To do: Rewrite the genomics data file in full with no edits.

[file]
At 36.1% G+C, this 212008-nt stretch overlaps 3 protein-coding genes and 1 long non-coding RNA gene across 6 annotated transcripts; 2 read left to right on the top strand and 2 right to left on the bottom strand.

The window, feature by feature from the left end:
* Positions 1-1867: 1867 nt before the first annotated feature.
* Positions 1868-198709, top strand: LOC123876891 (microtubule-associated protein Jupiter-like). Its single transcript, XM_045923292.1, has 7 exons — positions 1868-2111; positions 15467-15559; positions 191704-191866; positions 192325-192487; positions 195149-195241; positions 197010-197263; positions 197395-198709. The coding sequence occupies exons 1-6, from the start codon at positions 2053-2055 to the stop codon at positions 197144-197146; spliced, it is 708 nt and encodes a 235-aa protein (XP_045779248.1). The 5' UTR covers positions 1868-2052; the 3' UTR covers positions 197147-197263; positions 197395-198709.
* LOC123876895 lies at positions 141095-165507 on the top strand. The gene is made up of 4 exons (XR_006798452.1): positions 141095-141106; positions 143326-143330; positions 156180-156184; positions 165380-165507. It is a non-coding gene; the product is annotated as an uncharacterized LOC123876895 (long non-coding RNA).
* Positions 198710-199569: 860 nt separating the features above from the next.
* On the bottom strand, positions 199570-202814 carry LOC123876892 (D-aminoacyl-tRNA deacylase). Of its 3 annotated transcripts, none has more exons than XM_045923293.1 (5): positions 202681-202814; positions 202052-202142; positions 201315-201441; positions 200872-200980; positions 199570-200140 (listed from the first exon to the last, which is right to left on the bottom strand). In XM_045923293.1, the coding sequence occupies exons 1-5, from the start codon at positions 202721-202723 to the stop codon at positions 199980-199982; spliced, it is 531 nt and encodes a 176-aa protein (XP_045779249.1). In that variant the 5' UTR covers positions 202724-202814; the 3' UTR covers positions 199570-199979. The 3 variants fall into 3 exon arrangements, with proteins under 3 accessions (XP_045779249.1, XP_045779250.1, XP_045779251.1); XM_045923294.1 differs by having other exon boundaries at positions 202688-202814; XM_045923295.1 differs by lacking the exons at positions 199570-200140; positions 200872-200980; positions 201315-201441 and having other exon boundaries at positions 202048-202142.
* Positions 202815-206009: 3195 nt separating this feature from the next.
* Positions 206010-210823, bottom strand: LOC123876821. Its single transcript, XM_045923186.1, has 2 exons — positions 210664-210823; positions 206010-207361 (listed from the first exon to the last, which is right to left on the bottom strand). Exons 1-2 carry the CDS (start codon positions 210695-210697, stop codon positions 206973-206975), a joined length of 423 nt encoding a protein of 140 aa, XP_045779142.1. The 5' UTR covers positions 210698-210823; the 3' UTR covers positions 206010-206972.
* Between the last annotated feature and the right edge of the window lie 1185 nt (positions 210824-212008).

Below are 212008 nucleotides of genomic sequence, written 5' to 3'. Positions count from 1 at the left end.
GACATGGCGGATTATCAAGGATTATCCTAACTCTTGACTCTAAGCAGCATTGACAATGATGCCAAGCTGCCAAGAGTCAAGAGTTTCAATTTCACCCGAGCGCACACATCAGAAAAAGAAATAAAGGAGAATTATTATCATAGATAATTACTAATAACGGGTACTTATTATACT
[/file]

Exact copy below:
At 36.1% G+C, this 212008-nt stretch overlaps 3 protein-coding genes and 1 long non-coding RNA gene across 6 annotated transcripts; 2 read left to right on the top strand and 2 right to left on the bottom strand.

The window, feature by feature from the left end:
* Positions 1-1867: 1867 nt before the first annotated feature.
* Positions 1868-198709, top strand: LOC123876891 (microtubule-associated protein Jupiter-like). Its single transcript, XM_045923292.1, has 7 exons — positions 1868-2111; positions 15467-15559; positions 191704-191866; positions 192325-192487; positions 195149-195241; positions 197010-197263; positions 197395-198709. The coding sequence occupies exons 1-6, from the start codon at positions 2053-2055 to the stop codon at positions 197144-197146; spliced, it is 708 nt and encodes a 235-aa protein (XP_045779248.1). The 5' UTR covers positions 1868-2052; the 3' UTR covers positions 197147-197263; positions 197395-198709.
* LOC123876895 lies at positions 141095-165507 on the top strand. The gene is made up of 4 exons (XR_006798452.1): positions 141095-141106; positions 143326-143330; positions 156180-156184; positions 165380-165507. It is a non-coding gene; the product is annotated as an uncharacterized LOC123876895 (long non-coding RNA).
* Positions 198710-199569: 860 nt separating the features above from the next.
* On the bottom strand, positions 199570-202814 carry LOC123876892 (D-aminoacyl-tRNA deacylase). Of its 3 annotated transcripts, none has more exons than XM_045923293.1 (5): positions 202681-202814; positions 202052-202142; positions 201315-201441; positions 200872-200980; positions 199570-200140 (listed from the first exon to the last, which is right to left on the bottom strand). In XM_045923293.1, the coding sequence occupies exons 1-5, from the start codon at positions 202721-202723 to the stop codon at positions 199980-199982; spliced, it is 531 nt and encodes a 176-aa protein (XP_045779249.1). In that variant the 5' UTR covers positions 202724-202814; the 3' UTR covers positions 199570-199979. The 3 variants fall into 3 exon arrangements, with proteins under 3 accessions (XP_045779249.1, XP_045779250.1, XP_045779251.1); XM_045923294.1 differs by having other exon boundaries at positions 202688-202814; XM_045923295.1 differs by lacking the exons at positions 199570-200140; positions 200872-200980; positions 201315-201441 and having other exon boundaries at positions 202048-202142.
* Positions 202815-206009: 3195 nt separating this feature from the next.
* Positions 206010-210823, bottom strand: LOC123876821. Its single transcript, XM_045923186.1, has 2 exons — positions 210664-210823; positions 206010-207361 (listed from the first exon to the last, which is right to left on the bottom strand). Exons 1-2 carry the CDS (start codon positions 210695-210697, stop codon positions 206973-206975), a joined length of 423 nt encoding a protein of 140 aa, XP_045779142.1. The 5' UTR covers positions 210698-210823; the 3' UTR covers positions 206010-206972.
* Between the last annotated feature and the right edge of the window lie 1185 nt (positions 210824-212008).

Below are 212008 nucleotides of genomic sequence, written 5' to 3'. Positions count from 1 at the left end.
GACATGGCGGATTATCAAGGATTATCCTAACTCTTGACTCTAAGCAGCATTGACAATGATGCCAAGCTGCCAAGAGTCAAGAGTTTCAATTTCACCCGAGCGCACACATCAGAAAAAGAAATAAAGGAGAATTATTATCATAGATAATTACTAATAACGGGTACTTATTATACT